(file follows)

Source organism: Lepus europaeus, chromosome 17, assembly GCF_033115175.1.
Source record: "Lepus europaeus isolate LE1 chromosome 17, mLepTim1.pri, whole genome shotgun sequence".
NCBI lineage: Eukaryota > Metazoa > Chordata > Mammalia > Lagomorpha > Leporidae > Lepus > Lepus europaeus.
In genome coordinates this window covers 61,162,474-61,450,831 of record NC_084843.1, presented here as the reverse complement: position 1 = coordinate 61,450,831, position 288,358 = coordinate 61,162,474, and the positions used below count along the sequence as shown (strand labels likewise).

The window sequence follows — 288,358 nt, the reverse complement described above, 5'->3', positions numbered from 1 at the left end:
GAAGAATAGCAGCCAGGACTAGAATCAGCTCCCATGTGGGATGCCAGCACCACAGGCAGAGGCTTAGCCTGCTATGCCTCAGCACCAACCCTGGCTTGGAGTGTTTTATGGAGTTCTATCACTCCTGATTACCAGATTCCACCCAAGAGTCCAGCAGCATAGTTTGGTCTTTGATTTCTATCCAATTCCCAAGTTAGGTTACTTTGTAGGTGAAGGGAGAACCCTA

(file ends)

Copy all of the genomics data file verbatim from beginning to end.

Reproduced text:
Source organism: Lepus europaeus, chromosome 17, assembly GCF_033115175.1.
Source record: "Lepus europaeus isolate LE1 chromosome 17, mLepTim1.pri, whole genome shotgun sequence".
NCBI lineage: Eukaryota > Metazoa > Chordata > Mammalia > Lagomorpha > Leporidae > Lepus > Lepus europaeus.
In genome coordinates this window covers 61,162,474-61,450,831 of record NC_084843.1, presented here as the reverse complement: position 1 = coordinate 61,450,831, position 288,358 = coordinate 61,162,474, and the positions used below count along the sequence as shown (strand labels likewise).

The window sequence follows — 288,358 nt, the reverse complement described above, 5'->3', positions numbered from 1 at the left end:
GAAGAATAGCAGCCAGGACTAGAATCAGCTCCCATGTGGGATGCCAGCACCACAGGCAGAGGCTTAGCCTGCTATGCCTCAGCACCAACCCTGGCTTGGAGTGTTTTATGGAGTTCTATCACTCCTGATTACCAGATTCCACCCAAGAGTCCAGCAGCATAGTTTGGTCTTTGATTTCTATCCAATTCCCAAGTTAGGTTACTTTGTAGGTGAAGGGAGAACCCTA